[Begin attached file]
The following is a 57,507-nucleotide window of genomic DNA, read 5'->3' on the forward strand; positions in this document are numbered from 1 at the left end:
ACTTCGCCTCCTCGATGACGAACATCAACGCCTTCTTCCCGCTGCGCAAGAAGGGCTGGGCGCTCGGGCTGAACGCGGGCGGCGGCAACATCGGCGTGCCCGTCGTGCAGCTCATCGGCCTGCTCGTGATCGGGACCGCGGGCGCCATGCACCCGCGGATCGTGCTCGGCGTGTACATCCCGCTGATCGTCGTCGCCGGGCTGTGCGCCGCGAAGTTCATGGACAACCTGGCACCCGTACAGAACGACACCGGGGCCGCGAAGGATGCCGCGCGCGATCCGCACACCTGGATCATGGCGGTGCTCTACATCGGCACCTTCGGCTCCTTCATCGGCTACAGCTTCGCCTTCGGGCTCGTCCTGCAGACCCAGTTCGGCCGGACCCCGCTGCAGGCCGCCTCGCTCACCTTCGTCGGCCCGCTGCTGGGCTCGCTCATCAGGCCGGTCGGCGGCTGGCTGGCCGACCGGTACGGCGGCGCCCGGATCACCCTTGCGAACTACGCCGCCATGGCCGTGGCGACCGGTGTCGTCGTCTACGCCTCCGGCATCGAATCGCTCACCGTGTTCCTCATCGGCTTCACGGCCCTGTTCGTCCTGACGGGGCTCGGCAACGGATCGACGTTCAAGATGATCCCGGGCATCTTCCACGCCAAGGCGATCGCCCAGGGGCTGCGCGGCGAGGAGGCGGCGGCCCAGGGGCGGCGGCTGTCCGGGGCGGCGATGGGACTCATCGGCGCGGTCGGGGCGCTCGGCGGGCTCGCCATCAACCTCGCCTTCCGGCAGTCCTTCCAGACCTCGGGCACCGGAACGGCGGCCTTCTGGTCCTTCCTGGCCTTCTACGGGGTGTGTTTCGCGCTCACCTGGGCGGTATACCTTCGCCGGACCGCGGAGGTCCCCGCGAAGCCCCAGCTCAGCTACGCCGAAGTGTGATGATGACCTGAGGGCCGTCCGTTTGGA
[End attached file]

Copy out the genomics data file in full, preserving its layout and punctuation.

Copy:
The following is a 57,507-nucleotide window of genomic DNA, read 5'->3' on the forward strand; positions in this document are numbered from 1 at the left end:
ACTTCGCCTCCTCGATGACGAACATCAACGCCTTCTTCCCGCTGCGCAAGAAGGGCTGGGCGCTCGGGCTGAACGCGGGCGGCGGCAACATCGGCGTGCCCGTCGTGCAGCTCATCGGCCTGCTCGTGATCGGGACCGCGGGCGCCATGCACCCGCGGATCGTGCTCGGCGTGTACATCCCGCTGATCGTCGTCGCCGGGCTGTGCGCCGCGAAGTTCATGGACAACCTGGCACCCGTACAGAACGACACCGGGGCCGCGAAGGATGCCGCGCGCGATCCGCACACCTGGATCATGGCGGTGCTCTACATCGGCACCTTCGGCTCCTTCATCGGCTACAGCTTCGCCTTCGGGCTCGTCCTGCAGACCCAGTTCGGCCGGACCCCGCTGCAGGCCGCCTCGCTCACCTTCGTCGGCCCGCTGCTGGGCTCGCTCATCAGGCCGGTCGGCGGCTGGCTGGCCGACCGGTACGGCGGCGCCCGGATCACCCTTGCGAACTACGCCGCCATGGCCGTGGCGACCGGTGTCGTCGTCTACGCCTCCGGCATCGAATCGCTCACCGTGTTCCTCATCGGCTTCACGGCCCTGTTCGTCCTGACGGGGCTCGGCAACGGATCGACGTTCAAGATGATCCCGGGCATCTTCCACGCCAAGGCGATCGCCCAGGGGCTGCGCGGCGAGGAGGCGGCGGCCCAGGGGCGGCGGCTGTCCGGGGCGGCGATGGGACTCATCGGCGCGGTCGGGGCGCTCGGCGGGCTCGCCATCAACCTCGCCTTCCGGCAGTCCTTCCAGACCTCGGGCACCGGAACGGCGGCCTTCTGGTCCTTCCTGGCCTTCTACGGGGTGTGTTTCGCGCTCACCTGGGCGGTATACCTTCGCCGGACCGCGGAGGTCCCCGCGAAGCCCCAGCTCAGCTACGCCGAAGTGTGATGATGACCTGAGGGCCGTCCGTTTGGA